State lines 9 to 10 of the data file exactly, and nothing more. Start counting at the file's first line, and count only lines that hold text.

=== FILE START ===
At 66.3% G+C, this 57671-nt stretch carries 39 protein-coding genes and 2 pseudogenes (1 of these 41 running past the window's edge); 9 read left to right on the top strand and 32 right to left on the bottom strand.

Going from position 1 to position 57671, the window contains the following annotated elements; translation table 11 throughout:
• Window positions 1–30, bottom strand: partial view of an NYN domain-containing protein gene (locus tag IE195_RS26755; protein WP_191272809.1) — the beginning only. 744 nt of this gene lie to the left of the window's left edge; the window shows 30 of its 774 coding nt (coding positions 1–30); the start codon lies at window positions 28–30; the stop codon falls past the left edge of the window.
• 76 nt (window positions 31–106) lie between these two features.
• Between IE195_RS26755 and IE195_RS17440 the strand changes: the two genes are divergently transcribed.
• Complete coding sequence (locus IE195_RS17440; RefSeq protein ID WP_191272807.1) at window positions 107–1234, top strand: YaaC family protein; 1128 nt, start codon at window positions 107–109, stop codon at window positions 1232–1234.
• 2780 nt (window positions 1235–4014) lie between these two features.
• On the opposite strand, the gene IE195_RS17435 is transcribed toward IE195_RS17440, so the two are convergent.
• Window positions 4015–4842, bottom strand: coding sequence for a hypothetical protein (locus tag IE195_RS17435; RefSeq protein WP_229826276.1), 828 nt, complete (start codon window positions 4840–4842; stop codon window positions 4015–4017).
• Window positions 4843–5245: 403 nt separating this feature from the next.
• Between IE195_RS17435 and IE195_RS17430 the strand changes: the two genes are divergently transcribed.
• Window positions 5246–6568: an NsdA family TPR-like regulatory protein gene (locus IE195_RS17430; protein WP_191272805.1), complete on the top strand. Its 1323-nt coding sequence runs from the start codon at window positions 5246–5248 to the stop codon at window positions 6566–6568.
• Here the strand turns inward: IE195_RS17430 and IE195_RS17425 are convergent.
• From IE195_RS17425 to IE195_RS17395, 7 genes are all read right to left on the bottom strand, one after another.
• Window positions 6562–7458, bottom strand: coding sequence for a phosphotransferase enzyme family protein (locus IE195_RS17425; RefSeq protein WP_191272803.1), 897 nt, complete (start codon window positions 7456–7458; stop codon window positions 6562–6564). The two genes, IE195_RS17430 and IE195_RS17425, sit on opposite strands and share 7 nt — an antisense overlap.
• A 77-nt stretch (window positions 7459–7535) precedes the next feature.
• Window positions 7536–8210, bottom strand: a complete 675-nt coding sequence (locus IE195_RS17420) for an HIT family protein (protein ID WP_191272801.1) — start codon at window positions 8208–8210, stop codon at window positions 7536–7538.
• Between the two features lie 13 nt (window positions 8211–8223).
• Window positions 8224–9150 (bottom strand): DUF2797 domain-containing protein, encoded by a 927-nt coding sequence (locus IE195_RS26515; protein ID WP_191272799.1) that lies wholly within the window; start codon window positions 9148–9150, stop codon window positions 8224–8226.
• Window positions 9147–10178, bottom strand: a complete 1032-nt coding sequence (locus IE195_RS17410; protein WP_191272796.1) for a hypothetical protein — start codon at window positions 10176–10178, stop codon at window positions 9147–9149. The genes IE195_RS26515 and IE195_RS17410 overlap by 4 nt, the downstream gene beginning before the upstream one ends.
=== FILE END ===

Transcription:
• Window positions 4015–4842, bottom strand: coding sequence for a hypothetical protein (locus tag IE195_RS17435; RefSeq protein WP_229826276.1), 828 nt, complete (start codon window positions 4840–4842; stop codon window positions 4015–4017).
• Window positions 4843–5245: 403 nt separating this feature from the next.